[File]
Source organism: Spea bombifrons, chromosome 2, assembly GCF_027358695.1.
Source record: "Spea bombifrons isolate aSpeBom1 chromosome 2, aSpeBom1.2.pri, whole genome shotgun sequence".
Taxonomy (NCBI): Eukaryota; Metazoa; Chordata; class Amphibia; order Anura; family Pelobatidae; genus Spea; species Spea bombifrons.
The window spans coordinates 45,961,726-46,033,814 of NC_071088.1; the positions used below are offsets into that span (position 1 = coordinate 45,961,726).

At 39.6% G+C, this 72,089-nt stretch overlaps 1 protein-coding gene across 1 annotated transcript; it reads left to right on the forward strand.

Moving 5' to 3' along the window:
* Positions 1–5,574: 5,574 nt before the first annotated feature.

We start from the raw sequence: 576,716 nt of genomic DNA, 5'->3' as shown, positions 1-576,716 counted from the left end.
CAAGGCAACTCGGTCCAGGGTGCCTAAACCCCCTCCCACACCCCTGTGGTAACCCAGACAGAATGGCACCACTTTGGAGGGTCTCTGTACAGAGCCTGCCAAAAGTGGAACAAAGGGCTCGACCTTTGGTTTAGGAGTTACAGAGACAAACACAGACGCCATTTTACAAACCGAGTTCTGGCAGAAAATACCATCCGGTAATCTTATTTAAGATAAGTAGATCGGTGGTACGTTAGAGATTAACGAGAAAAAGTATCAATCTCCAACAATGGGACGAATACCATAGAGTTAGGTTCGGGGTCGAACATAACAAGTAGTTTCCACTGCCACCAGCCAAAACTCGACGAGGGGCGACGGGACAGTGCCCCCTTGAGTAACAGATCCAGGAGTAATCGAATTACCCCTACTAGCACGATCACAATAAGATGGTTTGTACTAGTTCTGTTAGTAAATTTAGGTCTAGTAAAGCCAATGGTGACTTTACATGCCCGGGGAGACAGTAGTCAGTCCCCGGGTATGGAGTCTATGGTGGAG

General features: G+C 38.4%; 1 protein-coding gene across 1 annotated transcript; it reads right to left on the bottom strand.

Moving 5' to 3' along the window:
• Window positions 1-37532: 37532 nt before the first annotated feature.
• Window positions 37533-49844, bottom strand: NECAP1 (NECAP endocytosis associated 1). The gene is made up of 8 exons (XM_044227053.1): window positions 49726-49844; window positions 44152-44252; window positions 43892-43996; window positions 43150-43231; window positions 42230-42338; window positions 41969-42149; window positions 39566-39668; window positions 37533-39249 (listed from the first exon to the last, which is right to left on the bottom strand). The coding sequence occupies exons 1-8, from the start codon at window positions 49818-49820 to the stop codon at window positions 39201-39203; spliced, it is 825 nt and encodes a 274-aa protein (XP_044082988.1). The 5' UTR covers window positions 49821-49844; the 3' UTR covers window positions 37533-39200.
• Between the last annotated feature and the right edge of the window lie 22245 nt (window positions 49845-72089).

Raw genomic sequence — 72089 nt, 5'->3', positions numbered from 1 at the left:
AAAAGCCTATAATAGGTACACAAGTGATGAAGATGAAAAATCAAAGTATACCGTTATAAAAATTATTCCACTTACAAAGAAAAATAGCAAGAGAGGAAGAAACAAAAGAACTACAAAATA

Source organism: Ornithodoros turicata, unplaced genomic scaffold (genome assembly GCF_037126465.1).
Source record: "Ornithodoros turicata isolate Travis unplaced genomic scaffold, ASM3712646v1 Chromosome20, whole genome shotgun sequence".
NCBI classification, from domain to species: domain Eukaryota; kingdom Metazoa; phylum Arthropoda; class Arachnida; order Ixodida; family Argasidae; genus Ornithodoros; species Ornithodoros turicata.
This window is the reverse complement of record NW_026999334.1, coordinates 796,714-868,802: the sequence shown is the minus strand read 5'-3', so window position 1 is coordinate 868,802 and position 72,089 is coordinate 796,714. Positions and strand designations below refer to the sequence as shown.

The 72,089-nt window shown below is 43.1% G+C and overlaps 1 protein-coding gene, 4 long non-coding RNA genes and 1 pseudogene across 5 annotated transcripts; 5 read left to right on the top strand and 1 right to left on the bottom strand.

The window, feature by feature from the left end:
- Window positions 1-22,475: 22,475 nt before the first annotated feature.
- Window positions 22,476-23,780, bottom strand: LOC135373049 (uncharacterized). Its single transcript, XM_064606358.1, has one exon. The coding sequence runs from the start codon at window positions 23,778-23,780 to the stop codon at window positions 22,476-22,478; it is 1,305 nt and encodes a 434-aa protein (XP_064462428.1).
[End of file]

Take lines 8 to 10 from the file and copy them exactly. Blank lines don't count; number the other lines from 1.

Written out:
We start from the raw sequence: 576,716 nt of genomic DNA, 5'->3' as shown, positions 1-576,716 counted from the left end.
CAAGGCAACTCGGTCCAGGGTGCCTAAACCCCCTCCCACACCCCTGTGGTAACCCAGACAGAATGGCACCACTTTGGAGGGTCTCTGTACAGAGCCTGCCAAAAGTGGAACAAAGGGCTCGACCTTTGGTTTAGGAGTTACAGAGACAAACACAGACGCCATTTTACAAACCGAGTTCTGGCAGAAAATACCATCCGGTAATCTTATTTAAGATAAGTAGATCGGTGGTACGTTAGAGATTAACGAGAAAAAGTATCAATCTCCAACAATGGGACGAATACCATAGAGTTAGGTTCGGGGTCGAACATAACAAGTAGTTTCCACTGCCACCAGCCAAAACTCGACGAGGGGCGACGGGACAGTGCCCCCTTGAGTAACAGATCCAGGAGTAATCGAATTACCCCTACTAGCACGATCACAATAAGATGGTTTGTACTAGTTCTGTTAGTAAATTTAGGTCTAGTAAAGCCAATGGTGACTTTACATGCCCGGGGAGACAGTAGTCAGTCCCCGGGTATGGAGTCTATGGTGGAG

General features: G+C 38.4%; 1 protein-coding gene across 1 annotated transcript; it reads right to left on the bottom strand.